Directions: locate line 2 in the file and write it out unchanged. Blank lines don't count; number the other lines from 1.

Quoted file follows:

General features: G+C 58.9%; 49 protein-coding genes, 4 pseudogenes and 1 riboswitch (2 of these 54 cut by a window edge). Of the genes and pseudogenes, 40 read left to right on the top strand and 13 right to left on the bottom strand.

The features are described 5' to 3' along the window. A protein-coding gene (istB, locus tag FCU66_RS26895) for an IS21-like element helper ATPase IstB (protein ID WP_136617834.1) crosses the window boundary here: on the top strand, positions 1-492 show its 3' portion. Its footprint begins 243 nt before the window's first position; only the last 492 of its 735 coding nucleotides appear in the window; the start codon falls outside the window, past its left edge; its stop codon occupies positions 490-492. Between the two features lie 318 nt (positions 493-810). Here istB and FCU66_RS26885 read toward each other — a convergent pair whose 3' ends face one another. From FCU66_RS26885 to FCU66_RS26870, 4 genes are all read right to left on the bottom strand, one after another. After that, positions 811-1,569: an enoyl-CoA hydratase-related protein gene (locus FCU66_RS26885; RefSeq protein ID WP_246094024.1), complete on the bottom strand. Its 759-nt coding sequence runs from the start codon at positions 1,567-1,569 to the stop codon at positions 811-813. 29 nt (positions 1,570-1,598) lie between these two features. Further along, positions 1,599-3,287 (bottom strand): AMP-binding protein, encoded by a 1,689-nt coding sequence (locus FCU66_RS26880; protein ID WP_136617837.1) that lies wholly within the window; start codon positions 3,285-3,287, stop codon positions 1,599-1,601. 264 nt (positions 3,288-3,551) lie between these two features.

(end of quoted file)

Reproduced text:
The features are described 5' to 3' along the window. A protein-coding gene (istB, locus tag FCU66_RS26895) for an IS21-like element helper ATPase IstB (protein ID WP_136617834.1) crosses the window boundary here: on the top strand, positions 1-492 show its 3' portion. Its footprint begins 243 nt before the window's first position; only the last 492 of its 735 coding nucleotides appear in the window; the start codon falls outside the window, past its left edge; its stop codon occupies positions 490-492. Between the two features lie 318 nt (positions 493-810). Here istB and FCU66_RS26885 read toward each other — a convergent pair whose 3' ends face one another. From FCU66_RS26885 to FCU66_RS26870, 4 genes are all read right to left on the bottom strand, one after another. After that, positions 811-1,569: an enoyl-CoA hydratase-related protein gene (locus FCU66_RS26885; RefSeq protein ID WP_246094024.1), complete on the bottom strand. Its 759-nt coding sequence runs from the start codon at positions 1,567-1,569 to the stop codon at positions 811-813. 29 nt (positions 1,570-1,598) lie between these two features. Further along, positions 1,599-3,287 (bottom strand): AMP-binding protein, encoded by a 1,689-nt coding sequence (locus FCU66_RS26880; protein ID WP_136617837.1) that lies wholly within the window; start codon positions 3,285-3,287, stop codon positions 1,599-1,601. 264 nt (positions 3,288-3,551) lie between these two features.